One of the ways health officials aim to fight it is through education.
"Letting them know that we’re here to help and educate," said Hemal Parikh, the San Joaquin County HIV/STD program coordinator.
Parikh says he’s been presenting this information to doctors over the last 18 months. In a county that now ranks second highest in the state for the number of syphilis cases, the latest data shows there was an almost 44 percent increase from 2016 to 2017.
"We’re just trying to inform the public as much as possible that this is a public health concern in the county," said Dr. Kismet Baldwin, a health officer with San Joaquin County Health Services.
Baldwin says left undetected the infection could lead to serious health issues.
"If you’re not treated you move onto the secondary stage and in the secondary stage you could have multiple sores like that but it could be in the mouth," Baldwin told FOX40.
She adds a big concern is among pregnant women.
"Women in our county of childbearing age, it can be passed on to their babies and that is a very big public health issue," she said.
Baldwin says congenital syphilis led to three stillbirths last year.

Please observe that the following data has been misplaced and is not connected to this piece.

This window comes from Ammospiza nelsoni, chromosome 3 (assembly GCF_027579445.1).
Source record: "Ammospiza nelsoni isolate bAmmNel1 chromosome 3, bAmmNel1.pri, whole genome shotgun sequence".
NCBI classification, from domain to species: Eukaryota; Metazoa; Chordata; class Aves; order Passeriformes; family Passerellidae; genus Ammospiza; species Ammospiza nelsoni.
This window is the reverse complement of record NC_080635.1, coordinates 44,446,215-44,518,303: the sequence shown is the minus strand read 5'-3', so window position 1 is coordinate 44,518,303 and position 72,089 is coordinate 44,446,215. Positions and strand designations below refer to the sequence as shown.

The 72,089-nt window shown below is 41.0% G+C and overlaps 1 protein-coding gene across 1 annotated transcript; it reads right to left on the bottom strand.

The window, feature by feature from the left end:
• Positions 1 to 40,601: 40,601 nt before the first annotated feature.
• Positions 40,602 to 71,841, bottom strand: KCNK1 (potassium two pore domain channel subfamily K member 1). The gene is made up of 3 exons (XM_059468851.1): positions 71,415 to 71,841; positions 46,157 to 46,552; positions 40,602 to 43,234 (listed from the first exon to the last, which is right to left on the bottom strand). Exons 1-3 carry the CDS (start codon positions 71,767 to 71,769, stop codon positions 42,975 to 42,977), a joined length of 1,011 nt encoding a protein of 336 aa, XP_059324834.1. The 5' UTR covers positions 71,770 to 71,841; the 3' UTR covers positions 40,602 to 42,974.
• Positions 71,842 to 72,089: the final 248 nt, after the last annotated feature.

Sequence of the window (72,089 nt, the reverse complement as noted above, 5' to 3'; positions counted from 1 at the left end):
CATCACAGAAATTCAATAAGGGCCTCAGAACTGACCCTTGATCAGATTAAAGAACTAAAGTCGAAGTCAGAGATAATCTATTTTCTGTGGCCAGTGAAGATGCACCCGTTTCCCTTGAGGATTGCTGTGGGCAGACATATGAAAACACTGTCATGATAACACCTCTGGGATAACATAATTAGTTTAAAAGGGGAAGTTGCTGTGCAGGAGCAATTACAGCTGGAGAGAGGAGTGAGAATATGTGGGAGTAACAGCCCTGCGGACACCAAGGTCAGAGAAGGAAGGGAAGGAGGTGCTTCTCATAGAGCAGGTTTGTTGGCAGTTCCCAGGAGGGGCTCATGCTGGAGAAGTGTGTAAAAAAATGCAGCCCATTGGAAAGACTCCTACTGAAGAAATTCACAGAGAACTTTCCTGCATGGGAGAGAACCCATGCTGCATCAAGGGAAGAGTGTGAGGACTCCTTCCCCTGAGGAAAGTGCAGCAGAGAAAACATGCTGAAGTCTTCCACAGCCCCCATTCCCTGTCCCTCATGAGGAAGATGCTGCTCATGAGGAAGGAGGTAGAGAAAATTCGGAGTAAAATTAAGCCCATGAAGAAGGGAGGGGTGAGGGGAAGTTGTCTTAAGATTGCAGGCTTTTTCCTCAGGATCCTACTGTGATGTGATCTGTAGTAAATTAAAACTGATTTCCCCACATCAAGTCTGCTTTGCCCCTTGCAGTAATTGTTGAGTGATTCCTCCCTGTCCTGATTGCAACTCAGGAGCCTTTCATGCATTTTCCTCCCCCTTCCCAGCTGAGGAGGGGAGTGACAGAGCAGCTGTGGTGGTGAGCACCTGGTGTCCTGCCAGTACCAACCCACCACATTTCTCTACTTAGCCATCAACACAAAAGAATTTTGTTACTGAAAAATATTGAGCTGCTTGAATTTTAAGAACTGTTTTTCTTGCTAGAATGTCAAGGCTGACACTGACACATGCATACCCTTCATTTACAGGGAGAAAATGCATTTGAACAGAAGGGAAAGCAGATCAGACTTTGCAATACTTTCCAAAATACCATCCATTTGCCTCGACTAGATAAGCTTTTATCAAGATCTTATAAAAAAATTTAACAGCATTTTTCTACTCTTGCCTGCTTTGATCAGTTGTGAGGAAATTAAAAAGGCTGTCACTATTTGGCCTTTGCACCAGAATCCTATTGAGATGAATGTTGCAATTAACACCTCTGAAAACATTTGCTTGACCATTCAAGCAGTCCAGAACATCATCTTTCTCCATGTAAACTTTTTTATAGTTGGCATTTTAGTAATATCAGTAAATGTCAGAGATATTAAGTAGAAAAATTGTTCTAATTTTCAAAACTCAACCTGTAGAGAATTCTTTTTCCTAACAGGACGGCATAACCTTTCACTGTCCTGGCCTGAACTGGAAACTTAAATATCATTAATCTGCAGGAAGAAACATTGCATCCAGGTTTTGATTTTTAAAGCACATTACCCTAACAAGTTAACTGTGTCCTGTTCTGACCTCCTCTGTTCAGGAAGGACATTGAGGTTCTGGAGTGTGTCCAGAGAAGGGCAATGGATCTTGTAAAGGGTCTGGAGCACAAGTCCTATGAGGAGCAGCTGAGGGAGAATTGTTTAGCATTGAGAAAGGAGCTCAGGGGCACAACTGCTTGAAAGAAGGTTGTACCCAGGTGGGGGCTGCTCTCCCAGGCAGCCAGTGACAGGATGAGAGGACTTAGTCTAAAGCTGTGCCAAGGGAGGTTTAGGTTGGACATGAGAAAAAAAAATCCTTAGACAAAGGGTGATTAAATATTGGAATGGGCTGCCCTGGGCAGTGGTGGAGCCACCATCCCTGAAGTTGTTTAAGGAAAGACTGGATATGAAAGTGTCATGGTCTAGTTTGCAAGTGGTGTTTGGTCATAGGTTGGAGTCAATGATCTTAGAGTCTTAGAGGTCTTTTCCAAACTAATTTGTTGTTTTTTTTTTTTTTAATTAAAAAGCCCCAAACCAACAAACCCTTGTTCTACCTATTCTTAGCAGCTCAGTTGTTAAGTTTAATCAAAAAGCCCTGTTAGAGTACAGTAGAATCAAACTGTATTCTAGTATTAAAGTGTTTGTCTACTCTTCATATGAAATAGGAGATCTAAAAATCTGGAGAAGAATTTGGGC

"Premature birth, you could have miscarriages, you could also have a stillbirth," Baldwin said.
She advises people who are sexually active to get tested.
"Can pass it on to somebody else and that person can pass it on to somebody else if it’s not treated," she said.
Dr. Baldwin says homelessness, lack of access and changes in sexual behavior could all contribute to the growing number. But specific influences are hard to nail down.
"It's probably not going to end up being one thing, one specific thing," Baldwin said. "I think there’s a lot of factors playing into it."
While the information may seem ominous, Baldwin reminds the public sexually that transmitted infections are treatable and preventable.
Most of the symptoms cannot be reversed, so Baldwin highly encourages the public to get tested.
The county also plans to test individuals within the homeless population starting next month. The STD program coordinator says about 20 percent of their syphilis cases are homeless people.